4. He sometimes uses a form of rejoinder that draws attention to a purposed obscurity of style in the question (See DRAMATIC LAWS AND ART: I understand you not : my griefs are dull.--Love's L. L., V. 2. How blow ? how blow? speak to be understood.-Ibid., v. 2. He not unfrequently has a word used in one sense, and replied to as if it were used in another sense :

How cam'st thou in this pickles mess'] ?--
I have been in such a pickle ['brine'] I shall not fear fly-blowing.Temp., V. 1.

So, by your circumstance [* argumentative statement'], you call me fool.–So, by your circumstance [* actual state or condition '], I fear you 'll prove.—Two G. of V., i. 1.

The music likes [. pleases '] you not.-
You mistake; the musician likes [' loves '] me not.-Ibid., iv. 2.
I have a brother is condemn'd (.doomed' or 'sentenced'] to die.

Why, every fault 's condemn’d ('censured ') ere it be done.-M. for M., ii. 2. What a plague mean ye to colt [. cheat,' 'trick,' . deceive '] me thus ?—Thou liest ; thou art not colted (" provided with a horse or colt'], thou art uncolted ["deprived of ihy horse ').-1 H. IV., ii. 2. • The Folio prints this, * It is that any thing now': but the very similar phrase in

(above quoted) makes it probable that Shakespeare intended to write, Is that anything now ? ”


* Othello

And therein you are senseless [“ unconscious,'' purposely without perception ').-
Senseless [devoid of sense,' stupid ']! not so.--Cym., ii. 3.

In the following passage he uses a form of question in a peculiar manner :

Will you be gone (* Are you going '] ?-Coriol., iv. 2.

PECULIAR USE OF WORDS.* Shakespeare often uses words with peculiar force of meaning, and sometimes in a sense not ordinarily assigned. It is requisite to bear this in mind when judging certain passages that present some difficulty of interpretation, if his practice in this respect be not remembered; and frequently, by observing how he employs a word in one instance, it will aid in denoting how he similarly employs it in another, where perhaps the whole signification of the phrase is less obvious. In some cases, he uses words in a sense that they bore when he wrote, but which they have since lost; in others, he uses words in the sense they strictly bear as derived from classical original sources ; and, in others, with a degree of latitude in signification, as indirectly pertaining to them. But, in every case, as it appears to us, he uses words with expressive and effective power.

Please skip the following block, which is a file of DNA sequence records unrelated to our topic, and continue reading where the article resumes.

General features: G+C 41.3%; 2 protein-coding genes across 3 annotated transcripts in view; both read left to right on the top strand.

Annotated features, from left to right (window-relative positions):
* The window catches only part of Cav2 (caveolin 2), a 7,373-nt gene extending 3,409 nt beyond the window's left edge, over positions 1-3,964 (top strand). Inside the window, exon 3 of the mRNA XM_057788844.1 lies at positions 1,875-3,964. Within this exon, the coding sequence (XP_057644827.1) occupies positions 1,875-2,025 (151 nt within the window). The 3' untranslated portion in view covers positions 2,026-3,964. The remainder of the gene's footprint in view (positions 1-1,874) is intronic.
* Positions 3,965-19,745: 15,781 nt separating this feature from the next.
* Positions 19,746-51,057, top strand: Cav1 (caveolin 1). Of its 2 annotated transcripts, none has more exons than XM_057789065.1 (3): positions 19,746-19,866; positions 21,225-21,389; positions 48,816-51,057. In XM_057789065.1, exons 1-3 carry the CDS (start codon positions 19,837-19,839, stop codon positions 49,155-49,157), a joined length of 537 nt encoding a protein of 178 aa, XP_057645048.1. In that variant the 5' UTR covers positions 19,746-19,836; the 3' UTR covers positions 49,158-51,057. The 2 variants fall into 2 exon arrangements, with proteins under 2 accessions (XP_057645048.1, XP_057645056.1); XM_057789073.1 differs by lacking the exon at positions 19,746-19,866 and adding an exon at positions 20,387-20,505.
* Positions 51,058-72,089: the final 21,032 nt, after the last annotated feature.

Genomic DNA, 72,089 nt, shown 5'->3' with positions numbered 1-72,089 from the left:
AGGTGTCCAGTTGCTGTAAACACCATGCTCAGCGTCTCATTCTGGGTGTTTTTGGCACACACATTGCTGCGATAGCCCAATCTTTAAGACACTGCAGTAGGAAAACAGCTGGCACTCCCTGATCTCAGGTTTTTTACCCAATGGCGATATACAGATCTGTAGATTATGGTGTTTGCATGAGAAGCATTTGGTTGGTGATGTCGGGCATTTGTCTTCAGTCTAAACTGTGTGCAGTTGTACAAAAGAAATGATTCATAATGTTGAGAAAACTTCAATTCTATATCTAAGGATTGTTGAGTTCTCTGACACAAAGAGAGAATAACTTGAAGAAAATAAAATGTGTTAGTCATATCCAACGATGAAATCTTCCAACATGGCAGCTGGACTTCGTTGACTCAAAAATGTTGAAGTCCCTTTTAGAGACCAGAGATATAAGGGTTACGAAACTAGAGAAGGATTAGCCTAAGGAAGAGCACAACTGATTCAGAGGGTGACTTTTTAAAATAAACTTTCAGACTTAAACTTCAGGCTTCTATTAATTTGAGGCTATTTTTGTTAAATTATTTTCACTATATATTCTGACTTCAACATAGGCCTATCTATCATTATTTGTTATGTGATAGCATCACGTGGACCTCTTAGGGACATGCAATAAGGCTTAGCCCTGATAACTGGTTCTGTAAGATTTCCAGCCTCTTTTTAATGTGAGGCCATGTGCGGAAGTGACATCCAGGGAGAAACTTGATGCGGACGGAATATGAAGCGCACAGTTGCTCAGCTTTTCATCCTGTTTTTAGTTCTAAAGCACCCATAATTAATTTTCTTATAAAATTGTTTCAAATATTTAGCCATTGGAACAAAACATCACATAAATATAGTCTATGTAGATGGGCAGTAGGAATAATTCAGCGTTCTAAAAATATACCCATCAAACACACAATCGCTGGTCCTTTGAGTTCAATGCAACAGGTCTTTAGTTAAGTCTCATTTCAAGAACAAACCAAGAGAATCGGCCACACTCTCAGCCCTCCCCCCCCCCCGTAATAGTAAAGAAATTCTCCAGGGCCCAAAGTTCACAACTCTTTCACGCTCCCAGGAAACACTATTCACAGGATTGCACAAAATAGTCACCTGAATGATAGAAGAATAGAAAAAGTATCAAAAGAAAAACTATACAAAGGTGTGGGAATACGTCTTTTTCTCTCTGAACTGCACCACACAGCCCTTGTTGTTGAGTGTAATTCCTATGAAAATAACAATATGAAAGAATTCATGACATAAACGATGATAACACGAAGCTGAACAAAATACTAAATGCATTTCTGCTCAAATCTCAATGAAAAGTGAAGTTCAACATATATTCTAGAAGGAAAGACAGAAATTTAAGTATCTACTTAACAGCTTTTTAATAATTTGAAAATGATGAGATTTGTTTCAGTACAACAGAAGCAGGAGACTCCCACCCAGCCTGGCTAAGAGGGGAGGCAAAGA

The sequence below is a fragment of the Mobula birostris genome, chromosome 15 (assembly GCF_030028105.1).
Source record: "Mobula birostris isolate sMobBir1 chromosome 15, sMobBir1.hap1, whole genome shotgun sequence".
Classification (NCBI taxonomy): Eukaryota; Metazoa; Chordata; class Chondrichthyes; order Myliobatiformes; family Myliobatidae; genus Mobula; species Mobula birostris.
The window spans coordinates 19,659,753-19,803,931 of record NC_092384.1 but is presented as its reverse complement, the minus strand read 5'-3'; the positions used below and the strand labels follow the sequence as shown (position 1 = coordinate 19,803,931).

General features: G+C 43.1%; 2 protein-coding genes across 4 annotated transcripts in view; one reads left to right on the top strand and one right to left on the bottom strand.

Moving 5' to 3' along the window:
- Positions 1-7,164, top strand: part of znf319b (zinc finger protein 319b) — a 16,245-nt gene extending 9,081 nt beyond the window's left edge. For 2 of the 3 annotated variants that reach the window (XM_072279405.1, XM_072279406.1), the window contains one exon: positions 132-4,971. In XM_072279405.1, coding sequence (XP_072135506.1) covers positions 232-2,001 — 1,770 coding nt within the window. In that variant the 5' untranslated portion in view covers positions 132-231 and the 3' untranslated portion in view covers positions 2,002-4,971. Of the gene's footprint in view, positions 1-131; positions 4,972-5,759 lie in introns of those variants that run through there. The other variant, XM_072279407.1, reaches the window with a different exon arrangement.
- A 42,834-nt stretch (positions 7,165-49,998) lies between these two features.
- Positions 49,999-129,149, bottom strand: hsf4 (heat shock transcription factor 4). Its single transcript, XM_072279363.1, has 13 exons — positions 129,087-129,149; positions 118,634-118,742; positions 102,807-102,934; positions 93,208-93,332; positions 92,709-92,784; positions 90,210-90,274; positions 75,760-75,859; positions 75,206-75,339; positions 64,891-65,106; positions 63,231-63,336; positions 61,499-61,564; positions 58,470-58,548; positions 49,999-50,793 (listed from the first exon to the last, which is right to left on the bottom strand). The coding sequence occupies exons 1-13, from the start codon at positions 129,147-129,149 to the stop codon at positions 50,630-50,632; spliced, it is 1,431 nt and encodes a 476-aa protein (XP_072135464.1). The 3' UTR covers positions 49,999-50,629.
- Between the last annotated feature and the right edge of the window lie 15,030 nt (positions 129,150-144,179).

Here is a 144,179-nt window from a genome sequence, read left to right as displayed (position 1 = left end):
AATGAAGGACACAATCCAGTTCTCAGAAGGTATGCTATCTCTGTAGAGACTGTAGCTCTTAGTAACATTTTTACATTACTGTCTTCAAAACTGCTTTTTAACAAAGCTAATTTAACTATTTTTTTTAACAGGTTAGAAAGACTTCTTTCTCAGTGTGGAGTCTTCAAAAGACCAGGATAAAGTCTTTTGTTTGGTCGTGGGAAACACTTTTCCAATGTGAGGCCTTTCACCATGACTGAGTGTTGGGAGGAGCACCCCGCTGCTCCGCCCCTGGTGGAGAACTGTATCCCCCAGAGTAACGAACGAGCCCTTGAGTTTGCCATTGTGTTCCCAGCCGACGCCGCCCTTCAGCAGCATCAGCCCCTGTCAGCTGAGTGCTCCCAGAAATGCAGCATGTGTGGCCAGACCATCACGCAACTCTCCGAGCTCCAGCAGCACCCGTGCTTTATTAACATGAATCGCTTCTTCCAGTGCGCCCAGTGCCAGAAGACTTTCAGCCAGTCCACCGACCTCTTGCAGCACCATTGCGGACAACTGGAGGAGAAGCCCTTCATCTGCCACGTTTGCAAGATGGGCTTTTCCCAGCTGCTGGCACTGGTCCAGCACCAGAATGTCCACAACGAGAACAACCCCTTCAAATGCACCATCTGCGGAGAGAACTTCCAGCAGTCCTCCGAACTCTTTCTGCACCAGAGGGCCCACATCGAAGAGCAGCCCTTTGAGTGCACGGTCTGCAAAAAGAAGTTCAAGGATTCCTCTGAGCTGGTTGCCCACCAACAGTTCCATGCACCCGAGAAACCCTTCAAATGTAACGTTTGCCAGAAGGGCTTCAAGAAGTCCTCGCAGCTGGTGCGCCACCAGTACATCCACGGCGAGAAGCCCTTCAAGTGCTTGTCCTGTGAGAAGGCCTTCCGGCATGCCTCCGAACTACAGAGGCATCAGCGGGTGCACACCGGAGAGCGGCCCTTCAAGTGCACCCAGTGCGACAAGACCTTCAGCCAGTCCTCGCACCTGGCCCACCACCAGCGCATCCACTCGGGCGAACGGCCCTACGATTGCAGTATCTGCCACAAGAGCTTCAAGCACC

Being all this time abandoned [' banished,' 'interdicted'] from your bed.Tam. of S., Induc. 2.

If she be so abandon'd [' given up,''given over '] to her sorrow.-TW.N., i. 4.
O long and tedious night! abate ['curtail,' • diminish ') thy hours.—Mid.N.D., iii. 2.
Abate ['suppressing,' leaving out,' 'excepting') throw at novum.—Love's L.L., V. 2.
Which once in him abated [* reduced to lower temper,' • let down '].—2 H. IV., i. 1.

Abate ['blunt,' put down,' repress,' subdue,''lower,'. depress'; and ' diminish, • make fewer,' « lessen the number of.' See Varied MEANINGS, &c., for instances of Shakespeare's thus including many senses in one expressive word] the edge of traitors, gracious Lord.—R. III., v. 4.

Deliver you as most abated [' depressed,' subdued,' • cast down,' dispirited ] captives.—Coriol., iii. 3.

Let no man abide [endure the consequence of,' 'incur the penalty of'] this deed.-7ul. C., iii. 1.

We are the queen's abjects [' lowest of subjects '].—R. III., i. 1.
I say, none; I 'll able [' empower '] 'em.-Lear, iv. 6.

The night-crow cried, aboding [' foreboding,' 'presaging '] luckless time.3 H. VI., v. 6.

Be absolute [' firm,'' decided '] for death.-M. for M., iii. I.
I am absolute [' certain,' positive,' decided '] 'twas very Cloten.-Cym., iv, 2.

As just, as absolute ['complete in excellence,'• accomplished in merit ') as Angelo.M. for M., v. 1.

Contends in skill with absolute ["fully accomplished,' completely excellent') Marina.Per., iv. (Gower).

I am mightily abus'd [' confused,' bewildered,'perplexed with false illusions ']. Lear, iv. 7.

Then Edgar was abus'd [' maligned,''calumniated '].—Ibid., iii. 7.

* It is to be observed that we here give to several of Shakespeare's words-in many cases-more varied and quite different significations from those given by other glossarists and commentators.